Product Launch and Manufacturing Insights: Cost Reduction Strategies for Injection Molds and Tooling

We're currently in the midst of several projects moving through the final design to tooling stages–a very iterative process in which companies are finalizing their product designs based on playing with prototypes, buyer/market feedback, and getting cost feedback from suppliers to make decisions on feature/cost trade-offs.  I thought I would write a post regarding some of the issues that have come up and offering a few insights into addressing the sizable up-front financial investment that building injection molds and tooling can pose to companies launching new products.

Companies can look at several different options to bring mold costs down: from design to financing. 

  • Product Design: A good product designer will design parts for cost-effective tooling, bearing in mind the part will be ejected from the mold, shrinkage rates, and dimensional tolerances.  If you have a source, or sources, that are great with customer service and will work with you to re-quote injection molds based on several design iterations, this can be very helpful in leading the industrial design to the optimal design/cost balance.
  • Mold Material:  Another consideration companies may wish to entertain with respect to lowering injection mold cost, is deciding whether to build the mold out of steel or aluminum.  Aluminum has been considered a low price way to get a production run in the thousands of units completed at 1/3 the cost of steel molds.  This article, Why Offer Aluminum Molds for Production, at MoldMakingTechnology, claims that, with proper creation and care,  aluminum molds can deliver production runs into the hundreds of thousands of units and beyond.  I'll let the engineers haggle it out over the feasibility of accomplishing this.  I can tell you that I've received quotations for aluminum molds from several vendors recently and they all cautioned against the potential corrosion that can occur with aluminum molds and the susceptibility of the material to damage given it's softness.  It's worth noting that fluctuations in the price of steel and aluminum material will obviously impact the mold cost.  Currently, in China, aluminum prices rival steel, and the savings previously found in aluminum molds has essentially been wiped out due to this.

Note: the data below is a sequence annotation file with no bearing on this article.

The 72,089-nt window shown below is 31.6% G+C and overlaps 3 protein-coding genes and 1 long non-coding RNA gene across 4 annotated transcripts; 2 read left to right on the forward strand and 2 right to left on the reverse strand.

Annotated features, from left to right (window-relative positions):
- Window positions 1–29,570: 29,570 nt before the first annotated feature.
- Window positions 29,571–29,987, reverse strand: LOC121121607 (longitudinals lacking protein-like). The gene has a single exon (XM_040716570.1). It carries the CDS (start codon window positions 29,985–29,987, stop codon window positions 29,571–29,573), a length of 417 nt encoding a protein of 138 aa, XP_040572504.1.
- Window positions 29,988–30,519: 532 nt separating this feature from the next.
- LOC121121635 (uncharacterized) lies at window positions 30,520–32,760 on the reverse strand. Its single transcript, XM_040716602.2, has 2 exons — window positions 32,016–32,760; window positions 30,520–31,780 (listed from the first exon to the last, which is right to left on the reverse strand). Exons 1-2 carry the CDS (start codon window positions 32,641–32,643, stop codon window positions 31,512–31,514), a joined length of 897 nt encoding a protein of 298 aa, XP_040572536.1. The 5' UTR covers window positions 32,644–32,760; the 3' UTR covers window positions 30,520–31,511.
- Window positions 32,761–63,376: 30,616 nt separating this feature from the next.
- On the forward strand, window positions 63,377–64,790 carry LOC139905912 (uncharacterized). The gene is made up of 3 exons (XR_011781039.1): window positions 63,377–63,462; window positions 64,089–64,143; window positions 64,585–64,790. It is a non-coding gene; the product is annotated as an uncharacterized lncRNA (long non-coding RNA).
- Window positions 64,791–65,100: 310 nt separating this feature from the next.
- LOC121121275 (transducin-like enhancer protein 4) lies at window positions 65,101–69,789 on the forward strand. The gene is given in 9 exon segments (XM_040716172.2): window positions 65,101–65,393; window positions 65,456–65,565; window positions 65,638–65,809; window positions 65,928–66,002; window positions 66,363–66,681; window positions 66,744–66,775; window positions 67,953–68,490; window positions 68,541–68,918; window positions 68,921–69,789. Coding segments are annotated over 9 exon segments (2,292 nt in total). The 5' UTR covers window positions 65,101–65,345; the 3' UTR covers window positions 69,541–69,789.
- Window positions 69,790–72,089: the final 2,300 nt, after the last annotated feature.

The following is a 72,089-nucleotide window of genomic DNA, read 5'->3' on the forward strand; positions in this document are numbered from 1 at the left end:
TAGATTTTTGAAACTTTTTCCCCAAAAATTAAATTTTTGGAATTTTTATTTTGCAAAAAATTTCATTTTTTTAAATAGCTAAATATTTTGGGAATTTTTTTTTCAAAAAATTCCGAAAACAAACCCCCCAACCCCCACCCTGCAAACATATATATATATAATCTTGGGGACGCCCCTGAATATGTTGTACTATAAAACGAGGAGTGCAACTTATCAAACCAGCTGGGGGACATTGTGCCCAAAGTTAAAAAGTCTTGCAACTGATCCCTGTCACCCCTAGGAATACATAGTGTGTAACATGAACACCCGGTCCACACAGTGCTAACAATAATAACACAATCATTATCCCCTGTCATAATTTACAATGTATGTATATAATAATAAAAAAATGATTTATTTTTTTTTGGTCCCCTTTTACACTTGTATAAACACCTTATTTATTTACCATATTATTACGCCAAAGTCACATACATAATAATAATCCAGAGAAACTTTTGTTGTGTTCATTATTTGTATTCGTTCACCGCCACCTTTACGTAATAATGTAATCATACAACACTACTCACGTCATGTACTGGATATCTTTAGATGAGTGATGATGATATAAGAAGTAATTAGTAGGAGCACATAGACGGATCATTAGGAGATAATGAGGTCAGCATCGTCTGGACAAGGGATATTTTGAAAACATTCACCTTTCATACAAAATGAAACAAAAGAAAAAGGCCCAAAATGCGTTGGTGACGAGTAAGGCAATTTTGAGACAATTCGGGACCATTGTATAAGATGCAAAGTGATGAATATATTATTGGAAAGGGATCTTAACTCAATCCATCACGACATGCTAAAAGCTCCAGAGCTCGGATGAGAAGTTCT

• Mold Plan: In addition to material, one could consider different ways to layout a family of injection molds (assuming your plastic product might be composed of an assembly of parts).  Generally, each part cavity has its own mold base.  However, to reduce cost, one can consider a MUD base (sounds like a spa treatment, but MUD means "Master Unit Die"), in which the part cavity is an insert that can be dropped into the common MUD base.  Thus, only one mold base is created for all of the inserts, instead of bases being created for each insert.  This does increase the run-rate and part cost incrementally, but it can offer a notable cost reduction to reduce the up-front financial investment for new products.  Below are some pictures of a MUD base mold with two inserts:



  • Mold Financing: A company should never pay an entire mold fee up-front, and should instead break out the fee according to milestones in the mold building and tweaking process itself.  An up-front payment to begin work, a payment at first shots (the first parts they make off of the tools), and a final payment upon final shots approval (meaning you've approved the parts coming from the molds), is a typical structure.  Occasionally, vendors will be willing to amortize some or all of the mold costs into one or several orders.  The ability to do this will often vary from vendor to vendor, their financial situation, and hunger to obtain the business.  Bear in mind, that until a company has paid all of the cost of the mold, they do not yet own it.